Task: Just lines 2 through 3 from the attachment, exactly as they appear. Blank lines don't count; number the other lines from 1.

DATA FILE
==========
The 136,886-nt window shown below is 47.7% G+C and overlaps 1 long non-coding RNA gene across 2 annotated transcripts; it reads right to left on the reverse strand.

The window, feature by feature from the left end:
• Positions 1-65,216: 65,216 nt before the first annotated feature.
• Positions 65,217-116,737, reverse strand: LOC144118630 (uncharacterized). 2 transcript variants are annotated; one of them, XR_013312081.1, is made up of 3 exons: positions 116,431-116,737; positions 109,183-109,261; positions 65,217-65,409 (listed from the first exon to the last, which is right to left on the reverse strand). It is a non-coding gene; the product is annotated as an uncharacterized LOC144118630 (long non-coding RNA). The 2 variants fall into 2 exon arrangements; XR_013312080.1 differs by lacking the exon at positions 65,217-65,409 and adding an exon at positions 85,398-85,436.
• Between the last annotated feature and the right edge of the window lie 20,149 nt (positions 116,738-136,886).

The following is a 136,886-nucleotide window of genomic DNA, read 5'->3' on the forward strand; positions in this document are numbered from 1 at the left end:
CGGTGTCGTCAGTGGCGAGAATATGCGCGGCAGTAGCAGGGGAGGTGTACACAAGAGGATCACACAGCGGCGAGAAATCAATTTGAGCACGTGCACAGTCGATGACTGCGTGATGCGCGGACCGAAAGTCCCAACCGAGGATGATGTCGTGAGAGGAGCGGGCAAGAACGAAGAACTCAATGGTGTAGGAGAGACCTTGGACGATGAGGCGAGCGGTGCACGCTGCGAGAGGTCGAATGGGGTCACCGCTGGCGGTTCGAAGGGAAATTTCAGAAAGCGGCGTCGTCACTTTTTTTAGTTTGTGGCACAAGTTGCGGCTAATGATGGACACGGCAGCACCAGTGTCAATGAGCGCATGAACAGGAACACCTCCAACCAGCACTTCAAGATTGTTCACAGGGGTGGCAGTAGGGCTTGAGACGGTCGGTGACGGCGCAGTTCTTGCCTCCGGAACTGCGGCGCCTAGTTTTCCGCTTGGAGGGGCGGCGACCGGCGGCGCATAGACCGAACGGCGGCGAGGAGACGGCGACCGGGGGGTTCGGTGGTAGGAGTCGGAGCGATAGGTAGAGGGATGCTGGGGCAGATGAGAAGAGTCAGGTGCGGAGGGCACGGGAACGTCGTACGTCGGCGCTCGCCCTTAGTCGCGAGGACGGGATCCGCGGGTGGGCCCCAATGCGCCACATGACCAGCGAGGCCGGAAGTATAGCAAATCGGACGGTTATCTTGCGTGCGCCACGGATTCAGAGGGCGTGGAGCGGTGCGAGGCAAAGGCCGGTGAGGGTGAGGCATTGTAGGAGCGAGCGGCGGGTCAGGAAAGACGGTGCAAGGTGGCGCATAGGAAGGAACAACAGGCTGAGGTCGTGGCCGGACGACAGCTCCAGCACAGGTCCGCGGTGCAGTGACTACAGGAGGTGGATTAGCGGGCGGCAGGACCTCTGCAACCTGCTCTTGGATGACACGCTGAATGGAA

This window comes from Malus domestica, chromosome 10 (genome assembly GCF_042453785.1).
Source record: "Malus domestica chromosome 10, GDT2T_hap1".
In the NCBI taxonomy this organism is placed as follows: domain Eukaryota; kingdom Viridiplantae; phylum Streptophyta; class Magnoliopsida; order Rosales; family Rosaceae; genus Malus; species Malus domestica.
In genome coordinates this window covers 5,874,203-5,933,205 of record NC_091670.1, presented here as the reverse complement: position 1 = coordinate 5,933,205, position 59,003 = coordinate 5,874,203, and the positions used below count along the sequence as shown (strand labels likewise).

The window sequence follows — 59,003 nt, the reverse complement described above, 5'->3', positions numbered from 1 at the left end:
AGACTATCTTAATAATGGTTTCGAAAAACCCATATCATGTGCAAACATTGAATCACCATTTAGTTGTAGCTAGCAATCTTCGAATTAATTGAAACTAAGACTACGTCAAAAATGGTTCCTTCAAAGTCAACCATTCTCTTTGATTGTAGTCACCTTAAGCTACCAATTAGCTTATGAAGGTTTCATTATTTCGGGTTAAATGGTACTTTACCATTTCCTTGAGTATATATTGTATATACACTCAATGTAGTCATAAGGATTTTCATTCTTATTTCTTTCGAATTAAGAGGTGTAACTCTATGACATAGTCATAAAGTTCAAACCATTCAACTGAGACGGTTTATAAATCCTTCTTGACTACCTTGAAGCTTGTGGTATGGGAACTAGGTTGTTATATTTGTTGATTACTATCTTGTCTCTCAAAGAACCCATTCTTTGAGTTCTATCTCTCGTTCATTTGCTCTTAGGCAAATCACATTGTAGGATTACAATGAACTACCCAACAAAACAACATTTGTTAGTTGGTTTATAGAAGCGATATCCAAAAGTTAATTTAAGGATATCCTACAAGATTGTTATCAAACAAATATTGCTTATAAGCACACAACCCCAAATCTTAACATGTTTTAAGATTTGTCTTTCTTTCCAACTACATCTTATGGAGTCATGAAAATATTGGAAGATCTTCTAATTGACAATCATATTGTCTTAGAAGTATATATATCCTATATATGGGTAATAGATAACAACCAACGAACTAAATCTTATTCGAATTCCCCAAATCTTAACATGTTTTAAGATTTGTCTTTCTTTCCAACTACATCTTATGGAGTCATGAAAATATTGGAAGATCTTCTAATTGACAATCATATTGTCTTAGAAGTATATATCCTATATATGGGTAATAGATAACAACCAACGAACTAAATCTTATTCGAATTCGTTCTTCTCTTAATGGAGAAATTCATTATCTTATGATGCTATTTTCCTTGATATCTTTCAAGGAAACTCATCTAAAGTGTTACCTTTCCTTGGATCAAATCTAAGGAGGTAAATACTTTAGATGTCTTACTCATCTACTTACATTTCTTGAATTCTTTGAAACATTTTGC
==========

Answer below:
The window, feature by feature from the left end:
• Positions 1-65,216: 65,216 nt before the first annotated feature.